A nice exmplae is Mansions of Madness - if your hero dies, you can instantly pick another hero from the "box of heroes" until they are all dead (there are too many for you to run out of) and towards the last quarter of the game, the "main quest" triggers; it then gives you the conditions you need to win and the conditions to lose (Kill this dude to win, don't kill this dude in 5 turns to lose) and at this time, if people die, that's it they are out

So this gives the most part of the game an easy, dont worry, second-chance kind of game that everybody can enjoy "playing a game" in. But at the end, the screws are tightened to make your actions actually have some kind of bearing. This gives the players both fun and purpose.

Secondly: What makes a good co-op game?
No "Alpha geeking" - one player having played the game a a few times so he knows what you need to do/have to win, therfore takes control of everybodies turns.

No tertiary co-op: co-op by proxy. I've been told that race for the galaxy is like this too, the co-op element comes about almost accidentally and the decisiosn one player has will effect the next, yet neither of them really have any deep control on this element: you could essentially play the same game with a random number generator instead of a fellow human player.

No War. Co-op not vs. is the key, at any point where there is war, this changes the game: First one to get potion X gets +3 points, well everyone will run to it and try and get there way.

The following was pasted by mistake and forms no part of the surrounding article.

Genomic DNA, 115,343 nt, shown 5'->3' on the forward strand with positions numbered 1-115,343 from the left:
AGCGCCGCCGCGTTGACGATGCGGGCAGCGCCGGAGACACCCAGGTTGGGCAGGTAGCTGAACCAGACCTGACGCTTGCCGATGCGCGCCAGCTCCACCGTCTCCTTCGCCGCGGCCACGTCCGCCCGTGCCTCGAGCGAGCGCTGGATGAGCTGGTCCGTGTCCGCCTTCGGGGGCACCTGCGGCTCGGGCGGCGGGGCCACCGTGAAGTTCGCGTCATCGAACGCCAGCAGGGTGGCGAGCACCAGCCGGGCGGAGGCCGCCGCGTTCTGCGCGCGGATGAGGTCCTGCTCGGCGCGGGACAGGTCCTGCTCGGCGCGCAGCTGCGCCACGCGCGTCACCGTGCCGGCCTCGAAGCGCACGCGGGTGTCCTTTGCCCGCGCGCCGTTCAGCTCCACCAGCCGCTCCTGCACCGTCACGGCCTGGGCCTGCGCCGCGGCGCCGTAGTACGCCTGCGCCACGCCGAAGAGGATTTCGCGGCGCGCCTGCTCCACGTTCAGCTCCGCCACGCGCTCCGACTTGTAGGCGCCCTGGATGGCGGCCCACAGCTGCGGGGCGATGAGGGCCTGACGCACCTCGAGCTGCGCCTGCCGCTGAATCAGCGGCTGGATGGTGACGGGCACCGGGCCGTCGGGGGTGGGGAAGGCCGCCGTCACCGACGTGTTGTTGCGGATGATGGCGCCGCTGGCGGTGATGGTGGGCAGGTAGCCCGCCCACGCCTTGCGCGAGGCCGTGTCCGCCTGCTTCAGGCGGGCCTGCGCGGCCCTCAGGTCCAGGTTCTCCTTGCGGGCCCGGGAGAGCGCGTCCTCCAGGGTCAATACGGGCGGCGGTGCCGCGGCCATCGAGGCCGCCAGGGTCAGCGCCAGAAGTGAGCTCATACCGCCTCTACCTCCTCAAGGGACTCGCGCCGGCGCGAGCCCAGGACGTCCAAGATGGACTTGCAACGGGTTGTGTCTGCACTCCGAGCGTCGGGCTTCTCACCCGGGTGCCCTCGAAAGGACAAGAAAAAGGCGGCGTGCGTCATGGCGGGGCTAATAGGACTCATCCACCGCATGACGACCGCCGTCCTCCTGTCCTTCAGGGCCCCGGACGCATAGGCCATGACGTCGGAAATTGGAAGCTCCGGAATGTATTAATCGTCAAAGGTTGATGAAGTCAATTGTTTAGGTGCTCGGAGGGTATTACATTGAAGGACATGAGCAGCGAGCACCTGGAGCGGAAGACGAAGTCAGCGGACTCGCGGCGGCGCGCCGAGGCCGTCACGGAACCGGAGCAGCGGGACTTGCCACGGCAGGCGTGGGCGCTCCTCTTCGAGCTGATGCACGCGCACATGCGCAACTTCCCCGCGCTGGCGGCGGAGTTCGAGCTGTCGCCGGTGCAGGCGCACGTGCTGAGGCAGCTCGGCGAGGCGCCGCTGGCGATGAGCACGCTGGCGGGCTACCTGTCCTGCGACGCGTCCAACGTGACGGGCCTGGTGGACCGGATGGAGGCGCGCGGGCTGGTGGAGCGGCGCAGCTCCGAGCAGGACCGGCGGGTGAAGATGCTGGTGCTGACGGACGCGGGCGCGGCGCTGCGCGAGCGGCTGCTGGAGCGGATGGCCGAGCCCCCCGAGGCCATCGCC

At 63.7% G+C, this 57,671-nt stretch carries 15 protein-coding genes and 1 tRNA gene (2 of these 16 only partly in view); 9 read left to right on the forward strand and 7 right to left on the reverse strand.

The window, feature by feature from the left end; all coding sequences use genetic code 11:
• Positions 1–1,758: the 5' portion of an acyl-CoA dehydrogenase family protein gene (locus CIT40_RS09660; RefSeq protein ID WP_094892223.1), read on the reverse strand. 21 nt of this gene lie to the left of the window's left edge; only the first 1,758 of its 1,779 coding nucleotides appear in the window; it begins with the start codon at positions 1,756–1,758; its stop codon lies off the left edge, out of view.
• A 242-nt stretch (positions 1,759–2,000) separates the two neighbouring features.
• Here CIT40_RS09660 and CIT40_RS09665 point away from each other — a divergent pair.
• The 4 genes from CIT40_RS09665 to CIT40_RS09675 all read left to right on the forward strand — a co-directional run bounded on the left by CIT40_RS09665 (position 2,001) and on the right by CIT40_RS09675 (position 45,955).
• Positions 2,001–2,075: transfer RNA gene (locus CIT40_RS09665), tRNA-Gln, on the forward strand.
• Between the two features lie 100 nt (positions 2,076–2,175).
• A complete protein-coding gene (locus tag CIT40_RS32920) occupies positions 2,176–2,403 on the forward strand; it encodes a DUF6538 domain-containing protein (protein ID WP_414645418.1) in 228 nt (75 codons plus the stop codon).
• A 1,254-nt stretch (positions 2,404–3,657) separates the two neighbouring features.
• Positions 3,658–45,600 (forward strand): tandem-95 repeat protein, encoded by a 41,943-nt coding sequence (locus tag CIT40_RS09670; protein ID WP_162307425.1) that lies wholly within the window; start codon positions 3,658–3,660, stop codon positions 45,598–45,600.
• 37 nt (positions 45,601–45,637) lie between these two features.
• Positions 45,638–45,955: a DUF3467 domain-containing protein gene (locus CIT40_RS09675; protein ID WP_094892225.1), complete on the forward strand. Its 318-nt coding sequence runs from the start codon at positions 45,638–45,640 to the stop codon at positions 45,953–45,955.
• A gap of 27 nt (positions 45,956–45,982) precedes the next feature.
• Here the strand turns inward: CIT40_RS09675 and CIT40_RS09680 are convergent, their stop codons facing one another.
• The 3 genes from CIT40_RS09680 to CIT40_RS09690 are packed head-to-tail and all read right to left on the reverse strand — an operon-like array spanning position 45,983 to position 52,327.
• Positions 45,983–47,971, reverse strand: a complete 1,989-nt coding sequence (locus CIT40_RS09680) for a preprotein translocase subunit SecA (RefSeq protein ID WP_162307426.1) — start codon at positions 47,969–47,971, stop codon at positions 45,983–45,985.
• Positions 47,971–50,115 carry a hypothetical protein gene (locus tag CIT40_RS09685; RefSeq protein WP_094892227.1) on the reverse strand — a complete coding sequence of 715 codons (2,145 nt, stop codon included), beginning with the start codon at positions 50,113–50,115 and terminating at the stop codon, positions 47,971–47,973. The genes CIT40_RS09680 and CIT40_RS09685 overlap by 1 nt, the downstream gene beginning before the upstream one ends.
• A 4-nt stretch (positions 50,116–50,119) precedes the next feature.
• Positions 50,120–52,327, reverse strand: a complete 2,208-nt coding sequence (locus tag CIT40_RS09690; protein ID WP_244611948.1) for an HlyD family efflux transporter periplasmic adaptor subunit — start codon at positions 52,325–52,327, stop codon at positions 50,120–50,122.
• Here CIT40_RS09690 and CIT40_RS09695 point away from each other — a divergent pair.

In my atom-punk boardgame im making three, http://boardgamegeek.com/article/7422734 what I have taken from everyones advice is the best way for a co-op game to urn while having enough gameplay elements is:

1) Either everybody wins, or everybody loses.
AND
2) If everybody wins and a certain player doesn't fullfill objective X, he loses.
AND (maybe)
3) If everybody wins, a certain player can be number 1 of the winners.

I think this is what I have distilled my co-op game down to be. I think it's a good set of principals tbh.

Let me know your thoughts man

mindspike
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Joined: 09/06/2011
Some interesting thoughts

Some interesting thoughts here. I'm struggling with something similar in testing out co-op rules for Atomic Earth 2.0, where everything is already geared toward competitive play. One of the solutions I've come up with is to give each player separate goals, and everyone must achieve their goal before the game can be won. Finding ways to make the goals interdependent is the toughest part.

Relexx
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Joined: 05/31/2010
An interesting challenge

An interesting challenge indeed. I have a game that is competitive, however I wish to add an option to play it cooperatively. The game has the option to "turn the screws" in its latter stages as well. Thanks for the well constructed reply, it has provoked some new ideas how I should approach my games co-op (multiple players acting as a party)